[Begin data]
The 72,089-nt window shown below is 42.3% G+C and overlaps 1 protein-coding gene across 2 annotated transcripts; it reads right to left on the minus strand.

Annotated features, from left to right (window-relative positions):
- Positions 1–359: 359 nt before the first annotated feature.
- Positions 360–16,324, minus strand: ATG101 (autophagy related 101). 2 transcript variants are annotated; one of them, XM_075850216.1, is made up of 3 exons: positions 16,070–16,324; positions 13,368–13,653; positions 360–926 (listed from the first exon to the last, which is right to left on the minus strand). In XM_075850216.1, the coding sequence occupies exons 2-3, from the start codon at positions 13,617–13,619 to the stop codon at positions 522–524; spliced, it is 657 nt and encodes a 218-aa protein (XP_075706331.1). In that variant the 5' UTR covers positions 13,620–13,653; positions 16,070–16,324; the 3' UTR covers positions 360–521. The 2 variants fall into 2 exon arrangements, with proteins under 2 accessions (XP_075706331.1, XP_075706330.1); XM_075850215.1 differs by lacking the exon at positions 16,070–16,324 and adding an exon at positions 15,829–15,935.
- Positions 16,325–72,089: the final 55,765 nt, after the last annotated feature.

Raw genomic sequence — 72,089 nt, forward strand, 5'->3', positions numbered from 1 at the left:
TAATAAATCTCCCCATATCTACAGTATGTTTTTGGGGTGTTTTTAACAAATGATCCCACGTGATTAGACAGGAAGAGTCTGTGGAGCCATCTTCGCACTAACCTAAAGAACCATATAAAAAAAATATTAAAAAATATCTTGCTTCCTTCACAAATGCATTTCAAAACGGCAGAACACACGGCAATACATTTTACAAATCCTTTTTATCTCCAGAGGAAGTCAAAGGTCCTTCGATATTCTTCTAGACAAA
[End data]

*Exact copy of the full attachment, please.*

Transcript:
The 72,089-nt window shown below is 42.3% G+C and overlaps 1 protein-coding gene across 2 annotated transcripts; it reads right to left on the minus strand.

Annotated features, from left to right (window-relative positions):
- Positions 1–359: 359 nt before the first annotated feature.
- Positions 360–16,324, minus strand: ATG101 (autophagy related 101). 2 transcript variants are annotated; one of them, XM_075850216.1, is made up of 3 exons: positions 16,070–16,324; positions 13,368–13,653; positions 360–926 (listed from the first exon to the last, which is right to left on the minus strand). In XM_075850216.1, the coding sequence occupies exons 2-3, from the start codon at positions 13,617–13,619 to the stop codon at positions 522–524; spliced, it is 657 nt and encodes a 218-aa protein (XP_075706331.1). In that variant the 5' UTR covers positions 13,620–13,653; positions 16,070–16,324; the 3' UTR covers positions 360–521. The 2 variants fall into 2 exon arrangements, with proteins under 2 accessions (XP_075706331.1, XP_075706330.1); XM_075850215.1 differs by lacking the exon at positions 16,070–16,324 and adding an exon at positions 15,829–15,935.
- Positions 16,325–72,089: the final 55,765 nt, after the last annotated feature.

Raw genomic sequence — 72,089 nt, forward strand, 5'->3', positions numbered from 1 at the left:
TAATAAATCTCCCCATATCTACAGTATGTTTTTGGGGTGTTTTTAACAAATGATCCCACGTGATTAGACAGGAAGAGTCTGTGGAGCCATCTTCGCACTAACCTAAAGAACCATATAAAAAAAATATTAAAAAATATCTTGCTTCCTTCACAAATGCATTTCAAAACGGCAGAACACACGGCAATACATTTTACAAATCCTTTTTATCTCCAGAGGAAGTCAAAGGTCCTTCGATATTCTTCTAGACAAA